President Bush has signaled his intent to withdraw from the treaty between the United States and Russia (formerly the Soviet Union) limiting anti-ballistic missile defense systems, commonly known as the ABM Treaty. This raises an important constitutional issue as to whether the President may terminate a treaty on his own authority, or whether he must seek the approval of Congress (or, perhaps, of the Senate). Although that may appear a close question upon first consideration, a careful reading of the Constitution reveals a clear answer: the President’s constitutional power in foreign affairs includes the power to terminate treaties.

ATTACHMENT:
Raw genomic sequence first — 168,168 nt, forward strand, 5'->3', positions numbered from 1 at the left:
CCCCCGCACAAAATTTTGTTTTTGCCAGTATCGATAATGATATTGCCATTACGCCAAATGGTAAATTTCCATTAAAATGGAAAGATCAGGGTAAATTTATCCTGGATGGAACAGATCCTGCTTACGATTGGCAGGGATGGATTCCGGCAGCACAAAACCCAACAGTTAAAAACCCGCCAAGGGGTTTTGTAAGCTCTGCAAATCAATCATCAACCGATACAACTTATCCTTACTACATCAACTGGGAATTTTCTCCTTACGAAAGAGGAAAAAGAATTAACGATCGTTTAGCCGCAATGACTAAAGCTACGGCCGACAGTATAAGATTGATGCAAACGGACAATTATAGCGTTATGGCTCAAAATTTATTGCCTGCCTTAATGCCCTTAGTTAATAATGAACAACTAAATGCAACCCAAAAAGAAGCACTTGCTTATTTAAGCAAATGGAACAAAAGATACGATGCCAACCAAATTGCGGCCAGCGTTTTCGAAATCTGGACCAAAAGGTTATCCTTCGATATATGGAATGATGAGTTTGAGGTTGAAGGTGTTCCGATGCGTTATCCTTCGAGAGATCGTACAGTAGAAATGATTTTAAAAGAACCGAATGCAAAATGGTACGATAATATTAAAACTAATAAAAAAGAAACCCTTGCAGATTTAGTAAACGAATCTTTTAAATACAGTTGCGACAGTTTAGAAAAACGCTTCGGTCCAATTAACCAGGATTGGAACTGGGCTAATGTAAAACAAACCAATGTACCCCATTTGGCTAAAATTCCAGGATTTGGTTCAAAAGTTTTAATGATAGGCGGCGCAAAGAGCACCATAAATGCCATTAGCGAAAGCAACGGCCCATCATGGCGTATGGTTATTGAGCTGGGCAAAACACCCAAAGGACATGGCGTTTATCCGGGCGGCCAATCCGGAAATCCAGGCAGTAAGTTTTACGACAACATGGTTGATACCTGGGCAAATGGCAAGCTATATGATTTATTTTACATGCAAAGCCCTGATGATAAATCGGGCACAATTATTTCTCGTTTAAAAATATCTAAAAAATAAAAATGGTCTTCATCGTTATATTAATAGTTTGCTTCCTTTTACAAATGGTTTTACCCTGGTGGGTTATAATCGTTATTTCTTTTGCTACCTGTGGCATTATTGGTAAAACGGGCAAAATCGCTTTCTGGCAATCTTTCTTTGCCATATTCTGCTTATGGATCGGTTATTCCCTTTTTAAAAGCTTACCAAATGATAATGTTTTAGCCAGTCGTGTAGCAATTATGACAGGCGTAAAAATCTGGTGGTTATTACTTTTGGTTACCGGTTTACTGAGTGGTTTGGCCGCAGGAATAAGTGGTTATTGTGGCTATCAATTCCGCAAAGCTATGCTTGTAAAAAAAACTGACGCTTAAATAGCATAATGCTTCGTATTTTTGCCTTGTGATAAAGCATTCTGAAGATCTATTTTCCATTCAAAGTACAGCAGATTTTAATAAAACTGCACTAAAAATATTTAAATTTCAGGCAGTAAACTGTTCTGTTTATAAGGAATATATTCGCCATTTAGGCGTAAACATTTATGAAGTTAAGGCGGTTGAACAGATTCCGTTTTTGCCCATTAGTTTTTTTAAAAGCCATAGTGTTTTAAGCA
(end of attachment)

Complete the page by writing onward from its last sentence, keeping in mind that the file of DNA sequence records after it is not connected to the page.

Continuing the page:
At the outset, it should be clear that the U.S. has the right to withdraw from the ABM Treaty under some circumstances. The Treaty itself provides, in Article XV, that each party has the right to withdraw from the treaty “if it decides that extraordinary events related to the subject matter of this treaty have jeopardized its supreme interests.” Withdrawal is effected by the withdrawing party giving six-months notice to the other party, together with a statement of the extraordinary events leading to the withdrawal. Moreover, international law recognizes that a party may withdraw from treaty obligations in the event of substantially changed circumstances. It does not seem a great stretch to say that the emergence of terrorist groups such as al-Qaeda dedicated to the mass murder of American civilians, and the impending proliferation of nuclear weapons to these groups and to governments in sympathy with them, qualify as changed circumstances and extraordinary events jeopardizing our supreme interests. Thus it is likely that international law and the plain language of the treaty permit the U.S. to withdraw. The constitutional question, however, is which branch of the U.S. government has the power to make that decision.